Lake County contractor accused of owing thousands, leaving work unfinished

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Two consumers and a subcontractor told the I-Team they are owed a combined total of almost $50,000 and there is also a record of judgments against a contractor. (WLS)

Two consumers and a subcontractor told the I-Team they are owed a combined total of almost $50,000 and there is also a record of judgments against the contractor in question.

Lisa Debenedetto is still choked up.

"I lost an entire summer on my house, torn up and trashed and not being able to have family and friends for six months," she said.

Debenedetto has pictures and video of what she said was an unfinished project in Antioch. She hired John Porter of JJ Porter construction, paying him $4,200.

"It was like pulling teeth to get him to do any work whatsoever," she said.

Porter is now on another home developer's website, listed as a project superintendent.

"There was no toilet installed, the plumbing was backwards, there was no electrical, it wasn't taped or mud, the closet doors weren't hung. I mean, it was just a mess," said Debenedetto.

She said she eventually took Porter to small claims court.

"I did take him to court and I won my judgement against him for $4,244," she said.

But when the I-Team asked if she got any money from him, she said, "I did get $600."

Porter said he lost the judgement because he didn't have the resources to defend himself and he was not given a chance to repair problems. He claimed the suit would give her, "a near-completed project for free."

In South Barrington, Bob Rosenbloom filed a complaint with the Attorney General's Office. He asid he ended up with an incomplete deck and a yard full of wood.

"It makes me feel angry," Rosenbloom said.

Rosenbloom said he fired Porter after a month because he was seeing little progress. Rosenbloom also claims the work was "shoddy." He also discovered a $23,000 lien had been placed on his home by the lumber supplier. Rosenbloom said that's because Porter never paid for the lumber.

"The amount of tension created by him, both on a legal basis, a financial basis and an emotional basis, have been huge," he said.

Rosenbloom said he had to settle the lien for a lesser amount and then sink thousands of dollars more into finishing the deck.

"It makes me feel that people like Mr. Porter should not have the opportunity to take people's money, their livelihood, and put them through the emotional stress that he put my family through to finish off the deck," he said.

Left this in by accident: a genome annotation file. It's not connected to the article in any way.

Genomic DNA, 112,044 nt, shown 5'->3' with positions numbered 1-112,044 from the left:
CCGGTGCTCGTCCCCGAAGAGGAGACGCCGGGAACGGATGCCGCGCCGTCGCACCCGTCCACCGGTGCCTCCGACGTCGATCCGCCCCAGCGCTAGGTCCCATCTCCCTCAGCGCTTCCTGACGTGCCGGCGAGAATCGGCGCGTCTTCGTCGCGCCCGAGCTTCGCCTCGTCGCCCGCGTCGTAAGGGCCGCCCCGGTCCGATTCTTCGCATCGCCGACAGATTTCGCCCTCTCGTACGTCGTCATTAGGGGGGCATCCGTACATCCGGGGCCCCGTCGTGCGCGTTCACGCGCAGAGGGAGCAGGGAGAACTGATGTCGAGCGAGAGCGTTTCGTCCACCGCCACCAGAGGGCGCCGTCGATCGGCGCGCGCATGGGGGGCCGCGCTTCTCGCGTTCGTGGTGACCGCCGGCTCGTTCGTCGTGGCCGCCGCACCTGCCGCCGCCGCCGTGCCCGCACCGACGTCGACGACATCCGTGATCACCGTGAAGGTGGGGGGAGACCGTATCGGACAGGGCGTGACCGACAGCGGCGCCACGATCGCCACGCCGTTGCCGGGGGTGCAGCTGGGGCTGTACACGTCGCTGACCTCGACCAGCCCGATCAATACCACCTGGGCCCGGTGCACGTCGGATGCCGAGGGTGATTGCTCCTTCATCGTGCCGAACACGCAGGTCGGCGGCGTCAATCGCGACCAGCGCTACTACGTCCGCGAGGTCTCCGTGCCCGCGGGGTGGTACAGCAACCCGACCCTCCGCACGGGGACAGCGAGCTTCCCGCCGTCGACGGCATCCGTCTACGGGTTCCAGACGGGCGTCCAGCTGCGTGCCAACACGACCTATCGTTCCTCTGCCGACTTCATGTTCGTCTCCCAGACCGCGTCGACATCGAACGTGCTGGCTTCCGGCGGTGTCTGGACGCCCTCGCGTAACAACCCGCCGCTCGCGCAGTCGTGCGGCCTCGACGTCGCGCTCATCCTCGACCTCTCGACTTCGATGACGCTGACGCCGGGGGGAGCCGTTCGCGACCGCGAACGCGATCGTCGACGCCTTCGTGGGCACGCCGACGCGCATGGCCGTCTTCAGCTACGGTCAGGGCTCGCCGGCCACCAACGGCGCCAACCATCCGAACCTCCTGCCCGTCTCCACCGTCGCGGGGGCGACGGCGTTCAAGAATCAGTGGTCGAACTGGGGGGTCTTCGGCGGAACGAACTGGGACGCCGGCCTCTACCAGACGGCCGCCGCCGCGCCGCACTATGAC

Porter said delays were due to bad weather, "multiple changes" requested by Rosenbloom, and what he called "poor work" performed by a subcontractor. But Rosenbloom disputes that, saying he ended up hiring the subcontractor, Nick Fortner, to finish the job.

Fortner claims Porter still owes him $15,000 in a notary sealed Notice to Collect Debt.

"I was diagnosed with cancer and he told me he was going to give me money. He promised me the money, promised me the money and I was out of work for 90 days. It really hurt me personally," he said.

Fortner is now cancer free, but said he hasn't seen that money. However, Shana Fried did collect almost $13,000 from Porter after garnishing his wages.

"He gave us a proposal, we gave him a down payment of $13,000 which was one third of the overall cost of the project. We quickly realized we made a mistake. All of the negative reviews of him online and we realized, then contacted him immediately within 48 hours and asked him to return to money," Fried said.

She said when he wouldn't return the money she took him to court and won.

The I-Team also found a separate $20,000 judgement against Porter from 2015. On that judgement, Porter said, "I performed a great deal of work on this project," and claims that "permit delays" and other issues not related to his work were why the client terminated the contract.

When Porter did not respond to the I-Team's request for an interview, consumer reporter Jason Knowles found him at his home. He drove off. But the I-Team found him again walking out of a neighbor's garage.

Knowles tried to ask him about the consumers who said he left them with unfinished work, but he wouldn't not respond.

This week, Porter sent the I-Team a written statement blaming the "building market crash" and saying, "Some of the claims have been paid and some are false or exaggerated." He also added that he is "trying to do the right thing. I have paid back a large amount and I will continue to make payments until everyone is satisfied."

"He just doesn't want to pay. He doesn't think he has to pay," Debenedetto said.

Consumer experts say you should get at least two referrals from other consumers before hiring someone for any remodeling job, pay in thirds, and try to use a credit card to pay so you can dispute what you may consider to be fraudulent charges. You can also check a contractor's record with the Better Business Bureau and other online reviews.

Related Topics:
realestateI-TeamconsumerconstructionlawsuitLake CountyAntiochSouth Barrington
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